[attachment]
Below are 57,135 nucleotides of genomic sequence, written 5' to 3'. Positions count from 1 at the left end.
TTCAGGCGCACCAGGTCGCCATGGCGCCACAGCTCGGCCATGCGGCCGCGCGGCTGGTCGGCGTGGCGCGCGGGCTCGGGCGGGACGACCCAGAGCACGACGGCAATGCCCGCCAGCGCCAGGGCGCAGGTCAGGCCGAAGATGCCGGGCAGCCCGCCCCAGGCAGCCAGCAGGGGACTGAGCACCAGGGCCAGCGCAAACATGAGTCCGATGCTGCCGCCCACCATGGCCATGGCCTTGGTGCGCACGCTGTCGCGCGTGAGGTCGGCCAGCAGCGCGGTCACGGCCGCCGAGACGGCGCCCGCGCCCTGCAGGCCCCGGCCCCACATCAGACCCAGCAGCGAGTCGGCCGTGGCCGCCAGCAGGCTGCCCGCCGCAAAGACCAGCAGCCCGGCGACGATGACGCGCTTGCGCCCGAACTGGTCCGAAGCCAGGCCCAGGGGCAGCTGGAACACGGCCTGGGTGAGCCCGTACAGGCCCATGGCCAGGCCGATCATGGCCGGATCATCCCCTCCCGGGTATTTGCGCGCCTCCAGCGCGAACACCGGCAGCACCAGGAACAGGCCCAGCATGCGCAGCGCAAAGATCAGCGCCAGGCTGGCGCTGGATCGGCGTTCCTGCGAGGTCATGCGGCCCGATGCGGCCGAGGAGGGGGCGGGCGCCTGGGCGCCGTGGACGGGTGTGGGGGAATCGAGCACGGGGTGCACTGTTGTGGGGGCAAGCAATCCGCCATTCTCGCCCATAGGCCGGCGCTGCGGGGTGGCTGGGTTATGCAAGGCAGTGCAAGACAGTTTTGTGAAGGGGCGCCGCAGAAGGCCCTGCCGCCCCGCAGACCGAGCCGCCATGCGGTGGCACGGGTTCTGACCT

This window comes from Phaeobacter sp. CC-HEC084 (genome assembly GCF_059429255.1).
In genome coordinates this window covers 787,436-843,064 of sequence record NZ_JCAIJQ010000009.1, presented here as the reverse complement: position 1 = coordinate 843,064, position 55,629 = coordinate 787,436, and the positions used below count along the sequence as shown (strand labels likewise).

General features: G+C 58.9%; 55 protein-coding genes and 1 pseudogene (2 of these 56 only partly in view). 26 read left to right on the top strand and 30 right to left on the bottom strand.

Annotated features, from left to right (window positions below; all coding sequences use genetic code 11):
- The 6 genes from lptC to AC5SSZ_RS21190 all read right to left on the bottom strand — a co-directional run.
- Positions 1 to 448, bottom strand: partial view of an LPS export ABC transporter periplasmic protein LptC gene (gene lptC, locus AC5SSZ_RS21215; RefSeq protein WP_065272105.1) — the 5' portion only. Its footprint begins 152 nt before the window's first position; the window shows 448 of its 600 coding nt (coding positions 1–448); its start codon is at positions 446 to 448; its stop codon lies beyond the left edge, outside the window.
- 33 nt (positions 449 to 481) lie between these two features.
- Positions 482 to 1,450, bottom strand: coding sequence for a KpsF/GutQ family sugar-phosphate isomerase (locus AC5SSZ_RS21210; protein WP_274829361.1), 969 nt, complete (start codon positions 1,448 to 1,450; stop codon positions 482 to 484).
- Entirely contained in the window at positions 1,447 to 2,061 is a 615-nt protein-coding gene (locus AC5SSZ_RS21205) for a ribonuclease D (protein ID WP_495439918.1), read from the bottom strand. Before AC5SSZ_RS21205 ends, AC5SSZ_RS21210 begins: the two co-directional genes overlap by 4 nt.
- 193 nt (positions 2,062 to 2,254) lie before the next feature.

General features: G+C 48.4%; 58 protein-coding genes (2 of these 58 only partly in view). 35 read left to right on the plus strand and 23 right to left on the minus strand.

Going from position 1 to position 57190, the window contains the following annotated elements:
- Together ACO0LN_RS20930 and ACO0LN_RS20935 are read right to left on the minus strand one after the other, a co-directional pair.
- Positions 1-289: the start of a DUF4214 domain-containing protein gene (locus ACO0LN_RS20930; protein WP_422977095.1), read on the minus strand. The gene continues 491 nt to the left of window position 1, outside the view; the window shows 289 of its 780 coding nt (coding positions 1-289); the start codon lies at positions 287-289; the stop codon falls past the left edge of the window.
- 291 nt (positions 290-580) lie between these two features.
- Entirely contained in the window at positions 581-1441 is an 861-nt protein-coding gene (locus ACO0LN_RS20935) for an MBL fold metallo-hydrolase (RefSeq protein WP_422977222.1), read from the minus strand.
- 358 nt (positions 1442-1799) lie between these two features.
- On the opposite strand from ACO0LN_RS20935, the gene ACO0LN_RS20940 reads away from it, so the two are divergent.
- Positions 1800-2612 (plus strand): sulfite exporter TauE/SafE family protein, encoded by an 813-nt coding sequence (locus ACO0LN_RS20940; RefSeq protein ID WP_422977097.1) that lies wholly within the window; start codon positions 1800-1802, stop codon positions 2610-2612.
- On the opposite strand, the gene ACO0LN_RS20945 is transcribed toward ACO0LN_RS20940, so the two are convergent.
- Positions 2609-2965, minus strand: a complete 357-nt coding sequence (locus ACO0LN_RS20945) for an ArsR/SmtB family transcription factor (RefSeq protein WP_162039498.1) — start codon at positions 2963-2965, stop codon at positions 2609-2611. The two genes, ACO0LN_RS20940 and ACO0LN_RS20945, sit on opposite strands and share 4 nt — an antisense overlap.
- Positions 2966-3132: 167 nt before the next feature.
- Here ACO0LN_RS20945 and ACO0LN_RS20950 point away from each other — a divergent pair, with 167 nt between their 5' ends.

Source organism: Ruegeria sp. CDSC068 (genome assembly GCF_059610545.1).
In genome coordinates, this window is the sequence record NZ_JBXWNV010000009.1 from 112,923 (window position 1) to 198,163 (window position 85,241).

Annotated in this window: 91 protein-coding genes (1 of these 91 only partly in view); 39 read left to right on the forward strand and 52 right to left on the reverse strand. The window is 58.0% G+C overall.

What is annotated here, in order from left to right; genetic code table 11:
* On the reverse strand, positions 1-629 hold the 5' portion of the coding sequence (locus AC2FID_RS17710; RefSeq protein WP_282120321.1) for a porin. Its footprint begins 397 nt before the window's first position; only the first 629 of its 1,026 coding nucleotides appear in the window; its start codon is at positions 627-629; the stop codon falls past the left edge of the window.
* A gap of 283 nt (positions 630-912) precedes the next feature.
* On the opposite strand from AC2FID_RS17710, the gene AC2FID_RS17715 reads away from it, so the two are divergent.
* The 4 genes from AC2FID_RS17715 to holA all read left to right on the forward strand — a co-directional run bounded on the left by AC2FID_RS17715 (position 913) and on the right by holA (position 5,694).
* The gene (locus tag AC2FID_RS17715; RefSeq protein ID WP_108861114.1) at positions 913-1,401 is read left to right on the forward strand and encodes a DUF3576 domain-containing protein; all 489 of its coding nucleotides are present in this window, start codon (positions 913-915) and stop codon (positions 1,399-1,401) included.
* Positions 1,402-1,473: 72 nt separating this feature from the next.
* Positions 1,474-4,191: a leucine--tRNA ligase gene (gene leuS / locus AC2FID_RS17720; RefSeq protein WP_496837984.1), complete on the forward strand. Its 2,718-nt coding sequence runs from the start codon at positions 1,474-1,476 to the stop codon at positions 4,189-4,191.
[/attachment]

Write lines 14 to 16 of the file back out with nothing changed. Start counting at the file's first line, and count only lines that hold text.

Going from position 1 to position 57190, the window contains the following annotated elements:
- Together ACO0LN_RS20930 and ACO0LN_RS20935 are read right to left on the minus strand one after the other, a co-directional pair.
- Positions 1-289: the start of a DUF4214 domain-containing protein gene (locus ACO0LN_RS20930; protein WP_422977095.1), read on the minus strand. The gene continues 491 nt to the left of window position 1, outside the view; the window shows 289 of its 780 coding nt (coding positions 1-289); the start codon lies at positions 287-289; the stop codon falls past the left edge of the window.